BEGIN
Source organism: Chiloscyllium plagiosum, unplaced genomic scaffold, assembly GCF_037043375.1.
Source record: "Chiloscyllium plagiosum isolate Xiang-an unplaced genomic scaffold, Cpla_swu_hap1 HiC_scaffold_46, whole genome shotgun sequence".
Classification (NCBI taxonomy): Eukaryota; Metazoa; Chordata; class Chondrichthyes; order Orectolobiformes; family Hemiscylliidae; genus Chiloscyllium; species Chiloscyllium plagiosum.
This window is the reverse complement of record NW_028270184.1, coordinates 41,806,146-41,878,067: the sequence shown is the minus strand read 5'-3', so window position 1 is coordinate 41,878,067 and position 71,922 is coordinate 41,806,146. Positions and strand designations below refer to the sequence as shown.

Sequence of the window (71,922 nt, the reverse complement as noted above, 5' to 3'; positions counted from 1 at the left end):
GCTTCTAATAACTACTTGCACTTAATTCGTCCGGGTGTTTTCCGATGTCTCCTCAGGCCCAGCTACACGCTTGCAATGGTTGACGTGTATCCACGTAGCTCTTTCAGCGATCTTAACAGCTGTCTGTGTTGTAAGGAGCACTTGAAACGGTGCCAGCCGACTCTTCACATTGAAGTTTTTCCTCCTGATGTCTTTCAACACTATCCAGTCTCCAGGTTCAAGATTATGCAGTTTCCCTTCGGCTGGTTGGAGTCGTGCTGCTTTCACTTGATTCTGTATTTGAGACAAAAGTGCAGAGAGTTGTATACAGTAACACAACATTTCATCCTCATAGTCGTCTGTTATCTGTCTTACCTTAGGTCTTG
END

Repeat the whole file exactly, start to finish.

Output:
Source organism: Chiloscyllium plagiosum, unplaced genomic scaffold, assembly GCF_037043375.1.
Source record: "Chiloscyllium plagiosum isolate Xiang-an unplaced genomic scaffold, Cpla_swu_hap1 HiC_scaffold_46, whole genome shotgun sequence".
Classification (NCBI taxonomy): Eukaryota; Metazoa; Chordata; class Chondrichthyes; order Orectolobiformes; family Hemiscylliidae; genus Chiloscyllium; species Chiloscyllium plagiosum.
This window is the reverse complement of record NW_028270184.1, coordinates 41,806,146-41,878,067: the sequence shown is the minus strand read 5'-3', so window position 1 is coordinate 41,878,067 and position 71,922 is coordinate 41,806,146. Positions and strand designations below refer to the sequence as shown.

Sequence of the window (71,922 nt, the reverse complement as noted above, 5' to 3'; positions counted from 1 at the left end):
GCTTCTAATAACTACTTGCACTTAATTCGTCCGGGTGTTTTCCGATGTCTCCTCAGGCCCAGCTACACGCTTGCAATGGTTGACGTGTATCCACGTAGCTCTTTCAGCGATCTTAACAGCTGTCTGTGTTGTAAGGAGCACTTGAAACGGTGCCAGCCGACTCTTCACATTGAAGTTTTTCCTCCTGATGTCTTTCAACACTATCCAGTCTCCAGGTTCAAGATTATGCAGTTTCCCTTCGGCTGGTTGGAGTCGTGCTGCTTTCACTTGATTCTGTATTTGAGACAAAAGTGCAGAGAGTTGTATACAGTAACACAACATTTCATCCTCATAGTCGTCTGTTATCTGTCTTACCTTAGGTCTTG